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Published on May 17th, 2018 | by Zachary Shahan

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Robert Allan (Naval Architecture Firm) Unveils New All-Electric Pilot Boat Design

May 17th, 2018 by  


Jointly written by James Ayre and Zachary Shahan

The British Columbia–based naval architecture firm Robert Allan has unveiled a new all-electric pilot boat design dubbed the RAlly 1600-E.

The new all-electric aluminum pilot boat design is based around the idea of meeting applications where runs are under 5 nautical miles in distance or so. This new design builds on an earlier steel version of the design, and features a fully electric twin screw drivetrain and a top speed of 20 knots. Accompanying the drivetrain are twin auxiliary generators that could be used if need be.

Green Car Congress provides more:

“In this mixed-use scenario with a 5 NM run, the RAlly 1600-E can complete a full operation totally on batteries with 30% of nominal battery capacity to spare. The aluminum boat has the same total weight, power, and speed as the steel prototype. The weight saved in eliminating the diesel engines and their support systems, removing the diesel fuel, and changing to an aluminum hull provides the weight budget for the new electric drive and batteries.

“The propulsion motors are 500 kW 2,800 rpm permanent magnet 750 volt AC electric motors controlled by frequency convertors providing a full range of speed. The motors drive through standard ZF or Twin Disc 3:1 reverse/reduction gears to conventional shafting and 840 mm propellers. … The battery system consists of 70 modules of Spear SMAR-11N-224 units providing a capacity of 815 kWh. As required by Class they are arranged in a separate compartment which is located in the middle of the boat between the accommodations and the machinery space.”

On that note, it should as be stated that the batteries are also liquid cooled and that the space in question is well ventilated — both of which should provide some leeway against potential (theoretical) battery problems.

As one would guess, this pilot boat design is a fair bit quieter in use than comparable diesel-powered pilot boats are — something of interest to those in certain use cases.

We sent questions to Robert Allan regarding potential pricing, potential manufacturing location, and when such a boat might come to market.

The Nascent But Exciting & Varied Electric Boat Scene

Electric boats are clearly a bit behind the electric car or electric bus market, but we’ve published about a dozen or more products or concepts over the years.

Denmark recently pushed a pilot project and plans to roll out hybrid electric ferries for its many islands, with the end goal being a 100% electric fleet of ferries to get to 36 small, populated islands. Nearby, Wärtsilä won a contract in Sweden to supply a couple of electric tugboats. It also has a version of the hybrid tugboat specifically adapted for the Chinese market.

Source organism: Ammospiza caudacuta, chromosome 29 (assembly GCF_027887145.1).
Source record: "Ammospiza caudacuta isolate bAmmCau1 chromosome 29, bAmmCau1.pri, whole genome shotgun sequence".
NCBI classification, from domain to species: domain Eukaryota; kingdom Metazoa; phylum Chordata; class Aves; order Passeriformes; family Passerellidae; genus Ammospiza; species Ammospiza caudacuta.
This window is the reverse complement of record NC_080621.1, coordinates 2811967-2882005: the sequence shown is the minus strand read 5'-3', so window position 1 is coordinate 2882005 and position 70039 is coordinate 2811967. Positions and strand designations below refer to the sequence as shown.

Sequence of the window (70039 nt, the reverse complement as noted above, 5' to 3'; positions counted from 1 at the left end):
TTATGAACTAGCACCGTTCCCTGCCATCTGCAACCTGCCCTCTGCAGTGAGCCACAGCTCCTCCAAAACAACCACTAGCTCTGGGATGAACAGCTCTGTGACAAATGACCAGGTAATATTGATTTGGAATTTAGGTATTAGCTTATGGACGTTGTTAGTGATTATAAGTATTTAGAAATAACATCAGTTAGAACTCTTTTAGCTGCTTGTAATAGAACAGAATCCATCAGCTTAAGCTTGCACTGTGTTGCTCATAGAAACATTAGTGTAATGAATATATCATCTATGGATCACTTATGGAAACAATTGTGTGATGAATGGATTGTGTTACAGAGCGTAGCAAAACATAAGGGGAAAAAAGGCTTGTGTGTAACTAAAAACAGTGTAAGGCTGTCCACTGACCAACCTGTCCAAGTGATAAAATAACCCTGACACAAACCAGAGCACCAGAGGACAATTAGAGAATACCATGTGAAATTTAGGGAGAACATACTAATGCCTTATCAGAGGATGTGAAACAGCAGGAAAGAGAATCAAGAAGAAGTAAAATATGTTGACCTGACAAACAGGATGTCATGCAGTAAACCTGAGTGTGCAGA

Image courtesy Wärtsilä

China actually launched its first all-electric cargo ship at the end of last year. Some details on that trendsetter: “the 230 foot long vessel is equipped with a 2,400 kWh lithium-ion battery that stores enough electrical energy to transport 2200 tons of cargo a distance of 50 miles on a single charge at a top speed of about 8 miles per hour. Time to recharge the battery is given as 2 hours, which is approximately the time needed to unload the ship at its destination.” Unfortunately, the electric cargo ship is … for hauling coal.

Then there’s the short-range, all-electric coastal container ship known as the Yara Birkeland. The expectation is that it will not only be electric but also autonomous by 2020. It is being developed developed by the Norwegian firms Yara and Kongsberg Gruppen.

Not to leave speed boats off the table, a company called Torqeedo is working on those. It is using BMW i3 batteries (which use Samsung SDI battery cells) for high performance, high density, high durability, and superb battery management. The question is, which would win in a 100 meter race — an electric boat using Torqeedo’s Deep Blue drive system or a BMW i3?

There are also, of course, electric speedboat conversions like this one and this one. And requests for Tesla to make electric boats (because, you know, the company doesn’t have enough on its plate).

For a more peaceful, totally clean ride, there’s the solar-powered electric yacht Soel Yacht SoelCat 12. It’s a beauty too. Or are we just swayed by the mesmerizing turquoise waters in the pics below?

Overall, it was estimated in early 2017 or late 2016 that the electric boat market could reach $20 billion by 2027. Who will the big winners be? How will the market split out? We’ll try to track the stories and find out. 
 
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About the Author

Zach is tryin' to help society help itself one word at a time. He spends most of his time here on CleanTechnica as its director and chief editor. He's also the CEO of Important Media. Zach is recognized globally as an electric vehicle, solar energy, and energy storage expert. He has presented about cleantech at conferences in India, the UAE, Ukraine, Poland, Germany, the Netherlands, the USA, Canada, and Curaçao. Zach has long-term investments in Tesla [TSLA] — after years of covering solar and EVs, he simply has a lot of faith in this company and feels like it is a good cleantech company to invest in. But he offers no investment advice and does not recommend investing in Tesla or any other company.



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